More than half a million hermit crabs died after becoming trapped in plastic debris on two remote island groups, prompting concerns that the deaths could be part of a global decline in the species.
The groundbreaking study found that 508,000 crabs died on the Cocos (Keeling) Islands archipelago in the Indian Ocean, along with 61,000 on Henderson Island in the South Pacific. Previous studies have found high levels of plastic pollution at both sites.
Researchers from the University of Tasmania's Institute for Marine and Antarctic Studies (Imas), the Natural History Museum in London, and the community scientific organization Project Dos Manos, found that one or two crabs per square meter of beach were being wiped out by litter. .
They surveyed sites on the Cocos and Henderson Islands for open plastic containers, with the opening tilted upward in a way that prevents the crab from leaving, and counted the number of crabs caught in each. They then extrapolated their results across 15 other islands in the Cocos archipelago.
The problem was exacerbated as hermit crabs used the scent of recently deceased crabs to track available shells, leading to multiple crabs being trapped in the same area; in one case, 526 crabs were found in a single plastic container.
Dr. Alex Bond, Senior Curator of the Natural History Museum and one of the report's researchers, said: "The problem is quite insidious, because it only takes one crab to start it."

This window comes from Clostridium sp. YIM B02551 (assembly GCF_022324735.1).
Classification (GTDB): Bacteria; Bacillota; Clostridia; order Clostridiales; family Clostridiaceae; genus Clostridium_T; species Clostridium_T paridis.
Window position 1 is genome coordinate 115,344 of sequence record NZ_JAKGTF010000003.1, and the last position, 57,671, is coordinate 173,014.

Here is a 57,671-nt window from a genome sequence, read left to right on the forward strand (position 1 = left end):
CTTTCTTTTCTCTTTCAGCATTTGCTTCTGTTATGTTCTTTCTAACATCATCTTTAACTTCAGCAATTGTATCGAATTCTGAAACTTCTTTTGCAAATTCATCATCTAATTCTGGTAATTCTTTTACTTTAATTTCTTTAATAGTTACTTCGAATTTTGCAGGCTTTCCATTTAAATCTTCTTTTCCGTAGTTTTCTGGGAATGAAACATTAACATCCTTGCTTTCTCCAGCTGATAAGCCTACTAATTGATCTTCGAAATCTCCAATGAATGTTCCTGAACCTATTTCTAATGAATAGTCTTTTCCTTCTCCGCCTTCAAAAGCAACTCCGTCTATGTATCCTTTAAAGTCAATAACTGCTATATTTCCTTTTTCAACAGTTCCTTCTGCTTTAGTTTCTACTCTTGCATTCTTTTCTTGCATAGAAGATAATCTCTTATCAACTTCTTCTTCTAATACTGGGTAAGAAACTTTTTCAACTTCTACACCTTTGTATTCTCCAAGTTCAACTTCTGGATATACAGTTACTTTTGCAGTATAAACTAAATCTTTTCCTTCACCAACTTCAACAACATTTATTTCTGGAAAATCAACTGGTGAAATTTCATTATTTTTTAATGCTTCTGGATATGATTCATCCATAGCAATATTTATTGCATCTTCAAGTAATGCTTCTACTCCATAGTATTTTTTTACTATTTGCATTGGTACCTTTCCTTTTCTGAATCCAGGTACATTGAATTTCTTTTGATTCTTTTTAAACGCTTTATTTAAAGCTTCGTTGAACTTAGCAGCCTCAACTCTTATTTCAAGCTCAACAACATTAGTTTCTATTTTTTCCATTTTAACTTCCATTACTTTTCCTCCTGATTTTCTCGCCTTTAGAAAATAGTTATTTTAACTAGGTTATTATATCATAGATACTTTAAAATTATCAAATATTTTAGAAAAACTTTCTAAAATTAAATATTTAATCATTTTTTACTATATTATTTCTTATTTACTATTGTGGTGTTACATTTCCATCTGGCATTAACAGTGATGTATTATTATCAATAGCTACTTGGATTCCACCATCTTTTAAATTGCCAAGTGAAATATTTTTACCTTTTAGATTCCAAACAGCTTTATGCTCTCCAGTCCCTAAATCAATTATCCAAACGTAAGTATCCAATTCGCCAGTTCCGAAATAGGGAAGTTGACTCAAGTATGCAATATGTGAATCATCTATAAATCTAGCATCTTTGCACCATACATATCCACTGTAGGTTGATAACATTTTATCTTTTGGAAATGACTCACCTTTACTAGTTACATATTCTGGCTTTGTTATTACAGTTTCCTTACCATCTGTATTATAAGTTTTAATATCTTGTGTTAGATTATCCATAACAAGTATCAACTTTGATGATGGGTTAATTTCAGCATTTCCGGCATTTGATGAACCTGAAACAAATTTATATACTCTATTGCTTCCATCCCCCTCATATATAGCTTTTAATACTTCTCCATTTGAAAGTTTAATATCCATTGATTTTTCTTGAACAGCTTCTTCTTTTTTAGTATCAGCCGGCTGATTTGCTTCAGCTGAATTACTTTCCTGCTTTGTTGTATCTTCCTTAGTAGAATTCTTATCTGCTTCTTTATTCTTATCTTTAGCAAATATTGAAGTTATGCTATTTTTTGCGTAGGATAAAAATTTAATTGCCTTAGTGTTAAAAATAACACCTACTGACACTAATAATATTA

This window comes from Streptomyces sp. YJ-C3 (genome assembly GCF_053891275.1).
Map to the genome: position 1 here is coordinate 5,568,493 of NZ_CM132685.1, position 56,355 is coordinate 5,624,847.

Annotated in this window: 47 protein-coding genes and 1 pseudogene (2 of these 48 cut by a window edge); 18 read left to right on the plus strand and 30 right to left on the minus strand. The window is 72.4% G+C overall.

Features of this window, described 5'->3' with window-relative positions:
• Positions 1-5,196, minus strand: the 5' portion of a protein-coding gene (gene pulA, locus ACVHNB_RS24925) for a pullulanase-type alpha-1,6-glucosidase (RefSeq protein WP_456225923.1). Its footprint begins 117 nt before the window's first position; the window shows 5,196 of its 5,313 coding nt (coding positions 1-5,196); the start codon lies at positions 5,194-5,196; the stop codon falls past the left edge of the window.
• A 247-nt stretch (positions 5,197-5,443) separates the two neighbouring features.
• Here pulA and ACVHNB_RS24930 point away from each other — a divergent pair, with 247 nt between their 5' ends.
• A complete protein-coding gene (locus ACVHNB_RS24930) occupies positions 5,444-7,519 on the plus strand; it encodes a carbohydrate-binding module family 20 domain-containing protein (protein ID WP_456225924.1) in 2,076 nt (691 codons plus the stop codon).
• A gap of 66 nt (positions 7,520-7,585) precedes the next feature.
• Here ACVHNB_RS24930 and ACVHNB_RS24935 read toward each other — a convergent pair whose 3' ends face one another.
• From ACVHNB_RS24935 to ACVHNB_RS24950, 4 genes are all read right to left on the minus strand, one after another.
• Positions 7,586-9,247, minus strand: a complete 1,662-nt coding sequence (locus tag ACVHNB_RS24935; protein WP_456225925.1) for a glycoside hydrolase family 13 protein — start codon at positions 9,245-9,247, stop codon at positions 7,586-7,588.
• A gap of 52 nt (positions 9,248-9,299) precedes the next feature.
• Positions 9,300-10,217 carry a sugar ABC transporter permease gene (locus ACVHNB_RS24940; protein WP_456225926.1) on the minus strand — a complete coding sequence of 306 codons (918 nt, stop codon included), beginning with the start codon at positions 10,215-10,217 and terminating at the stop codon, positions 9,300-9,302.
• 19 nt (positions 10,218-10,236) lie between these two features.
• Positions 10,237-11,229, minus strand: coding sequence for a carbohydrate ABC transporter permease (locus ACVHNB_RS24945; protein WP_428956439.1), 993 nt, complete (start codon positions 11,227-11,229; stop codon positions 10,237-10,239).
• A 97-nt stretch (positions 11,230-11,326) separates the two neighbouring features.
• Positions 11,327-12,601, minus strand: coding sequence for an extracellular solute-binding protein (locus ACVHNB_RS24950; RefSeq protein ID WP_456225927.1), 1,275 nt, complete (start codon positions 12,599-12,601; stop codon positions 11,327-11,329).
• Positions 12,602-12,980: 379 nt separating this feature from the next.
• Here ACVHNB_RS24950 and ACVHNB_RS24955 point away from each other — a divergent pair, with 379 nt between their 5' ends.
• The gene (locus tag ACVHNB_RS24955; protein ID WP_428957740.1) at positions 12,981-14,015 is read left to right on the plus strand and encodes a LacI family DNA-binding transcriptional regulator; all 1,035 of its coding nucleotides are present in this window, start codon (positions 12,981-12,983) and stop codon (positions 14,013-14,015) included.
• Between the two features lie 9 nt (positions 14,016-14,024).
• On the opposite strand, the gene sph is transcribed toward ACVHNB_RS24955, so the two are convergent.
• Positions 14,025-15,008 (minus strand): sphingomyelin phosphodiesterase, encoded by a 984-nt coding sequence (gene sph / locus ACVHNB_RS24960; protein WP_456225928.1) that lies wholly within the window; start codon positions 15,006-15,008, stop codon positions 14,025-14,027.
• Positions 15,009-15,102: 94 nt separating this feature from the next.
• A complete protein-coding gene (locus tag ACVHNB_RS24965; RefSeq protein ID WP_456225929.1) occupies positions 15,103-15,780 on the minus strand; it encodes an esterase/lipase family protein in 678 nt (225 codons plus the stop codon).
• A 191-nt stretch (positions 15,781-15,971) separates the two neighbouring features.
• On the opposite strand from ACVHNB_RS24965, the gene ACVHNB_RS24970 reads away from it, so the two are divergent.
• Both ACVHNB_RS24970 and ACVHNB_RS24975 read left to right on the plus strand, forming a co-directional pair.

"Hermit crabs don't have a shell of their own, which means that when one of their compatriots dies, they give off a chemical signal that basically says there is a shell available, which attracts more crabs ... essentially this is a horrible chain reaction."
Hermit crabs are an important part of tropical environments as they disperse seeds and aerate and fertilize the soil, so their decline could have a significant impact on surrounding ecosystems.
The Cocos Islands and Henderson Island are highly polluted, with pieces of debris measuring 414 m and 38 m respectively, found on their beaches and in nearby vegetation.
Bond said the potential of plastics to cause damage to land was underrecognized: “In the ocean, it becomes entangled and ingested by wildlife; on land it acts as a trap, as we have seen, but it can also be a physical barrier for species that move on the ground ”.
Imas researcher Dr. Jennifer Lavers, who led the study, said: “These results are shocking but perhaps not surprising, because the beaches and surrounding vegetation are frequented by a wide range of wildlife.
"It is inevitable that these creatures interact with and be affected by plastic pollution, although ours is one of the first studies to provide quantitative data on such impacts."
The research team says their findings show the need for urgent research on the death rate of hermit crabs around the world.